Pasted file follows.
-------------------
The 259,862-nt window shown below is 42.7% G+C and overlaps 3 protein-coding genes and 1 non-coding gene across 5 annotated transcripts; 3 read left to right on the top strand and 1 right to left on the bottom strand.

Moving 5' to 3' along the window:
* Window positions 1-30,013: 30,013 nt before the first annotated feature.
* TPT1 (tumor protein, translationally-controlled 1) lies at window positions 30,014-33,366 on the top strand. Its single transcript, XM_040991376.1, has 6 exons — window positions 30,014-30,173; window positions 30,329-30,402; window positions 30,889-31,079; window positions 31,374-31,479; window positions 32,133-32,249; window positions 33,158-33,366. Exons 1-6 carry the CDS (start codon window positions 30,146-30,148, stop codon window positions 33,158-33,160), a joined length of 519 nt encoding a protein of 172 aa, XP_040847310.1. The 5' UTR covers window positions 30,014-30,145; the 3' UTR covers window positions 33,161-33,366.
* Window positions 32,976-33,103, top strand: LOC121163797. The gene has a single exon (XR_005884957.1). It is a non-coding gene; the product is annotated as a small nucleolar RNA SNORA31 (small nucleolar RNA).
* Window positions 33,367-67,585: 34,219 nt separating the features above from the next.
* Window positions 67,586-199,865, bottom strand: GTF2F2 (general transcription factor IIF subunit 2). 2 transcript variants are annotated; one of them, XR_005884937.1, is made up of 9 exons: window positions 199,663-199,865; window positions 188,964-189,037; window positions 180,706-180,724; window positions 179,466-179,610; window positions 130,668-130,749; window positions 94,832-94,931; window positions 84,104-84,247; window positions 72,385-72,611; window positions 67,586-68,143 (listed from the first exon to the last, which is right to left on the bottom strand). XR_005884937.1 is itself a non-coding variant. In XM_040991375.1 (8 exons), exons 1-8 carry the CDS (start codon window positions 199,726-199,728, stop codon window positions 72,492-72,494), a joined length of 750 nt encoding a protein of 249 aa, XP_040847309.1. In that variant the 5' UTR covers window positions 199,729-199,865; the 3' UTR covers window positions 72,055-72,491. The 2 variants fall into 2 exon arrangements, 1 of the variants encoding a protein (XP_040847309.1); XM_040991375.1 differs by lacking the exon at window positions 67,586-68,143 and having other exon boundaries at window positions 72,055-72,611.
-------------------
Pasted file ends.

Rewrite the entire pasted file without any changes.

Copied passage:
The 259,862-nt window shown below is 42.7% G+C and overlaps 3 protein-coding genes and 1 non-coding gene across 5 annotated transcripts; 3 read left to right on the top strand and 1 right to left on the bottom strand.

Moving 5' to 3' along the window:
* Window positions 1-30,013: 30,013 nt before the first annotated feature.
* TPT1 (tumor protein, translationally-controlled 1) lies at window positions 30,014-33,366 on the top strand. Its single transcript, XM_040991376.1, has 6 exons — window positions 30,014-30,173; window positions 30,329-30,402; window positions 30,889-31,079; window positions 31,374-31,479; window positions 32,133-32,249; window positions 33,158-33,366. Exons 1-6 carry the CDS (start codon window positions 30,146-30,148, stop codon window positions 33,158-33,160), a joined length of 519 nt encoding a protein of 172 aa, XP_040847310.1. The 5' UTR covers window positions 30,014-30,145; the 3' UTR covers window positions 33,161-33,366.
* Window positions 32,976-33,103, top strand: LOC121163797. The gene has a single exon (XR_005884957.1). It is a non-coding gene; the product is annotated as a small nucleolar RNA SNORA31 (small nucleolar RNA).
* Window positions 33,367-67,585: 34,219 nt separating the features above from the next.
* Window positions 67,586-199,865, bottom strand: GTF2F2 (general transcription factor IIF subunit 2). 2 transcript variants are annotated; one of them, XR_005884937.1, is made up of 9 exons: window positions 199,663-199,865; window positions 188,964-189,037; window positions 180,706-180,724; window positions 179,466-179,610; window positions 130,668-130,749; window positions 94,832-94,931; window positions 84,104-84,247; window positions 72,385-72,611; window positions 67,586-68,143 (listed from the first exon to the last, which is right to left on the bottom strand). XR_005884937.1 is itself a non-coding variant. In XM_040991375.1 (8 exons), exons 1-8 carry the CDS (start codon window positions 199,726-199,728, stop codon window positions 72,492-72,494), a joined length of 750 nt encoding a protein of 249 aa, XP_040847309.1. In that variant the 5' UTR covers window positions 199,729-199,865; the 3' UTR covers window positions 72,055-72,491. The 2 variants fall into 2 exon arrangements, 1 of the variants encoding a protein (XP_040847309.1); XM_040991375.1 differs by lacking the exon at window positions 67,586-68,143 and having other exon boundaries at window positions 72,055-72,611.